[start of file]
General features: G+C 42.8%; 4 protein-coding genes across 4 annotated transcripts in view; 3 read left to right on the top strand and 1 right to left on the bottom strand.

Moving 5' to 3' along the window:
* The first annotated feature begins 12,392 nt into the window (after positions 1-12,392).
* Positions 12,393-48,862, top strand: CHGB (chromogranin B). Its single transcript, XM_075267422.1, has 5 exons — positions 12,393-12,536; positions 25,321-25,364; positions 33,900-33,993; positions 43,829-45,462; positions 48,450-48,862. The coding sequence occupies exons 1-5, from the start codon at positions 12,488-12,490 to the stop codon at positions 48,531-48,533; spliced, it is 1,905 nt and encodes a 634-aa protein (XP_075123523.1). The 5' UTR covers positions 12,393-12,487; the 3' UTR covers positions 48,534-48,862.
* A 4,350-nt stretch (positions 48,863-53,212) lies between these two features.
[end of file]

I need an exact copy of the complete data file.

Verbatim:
General features: G+C 42.8%; 4 protein-coding genes across 4 annotated transcripts in view; 3 read left to right on the top strand and 1 right to left on the bottom strand.

Moving 5' to 3' along the window:
* The first annotated feature begins 12,392 nt into the window (after positions 1-12,392).
* Positions 12,393-48,862, top strand: CHGB (chromogranin B). Its single transcript, XM_075267422.1, has 5 exons — positions 12,393-12,536; positions 25,321-25,364; positions 33,900-33,993; positions 43,829-45,462; positions 48,450-48,862. The coding sequence occupies exons 1-5, from the start codon at positions 12,488-12,490 to the stop codon at positions 48,531-48,533; spliced, it is 1,905 nt and encodes a 634-aa protein (XP_075123523.1). The 5' UTR covers positions 12,393-12,487; the 3' UTR covers positions 48,534-48,862.
* A 4,350-nt stretch (positions 48,863-53,212) lies between these two features.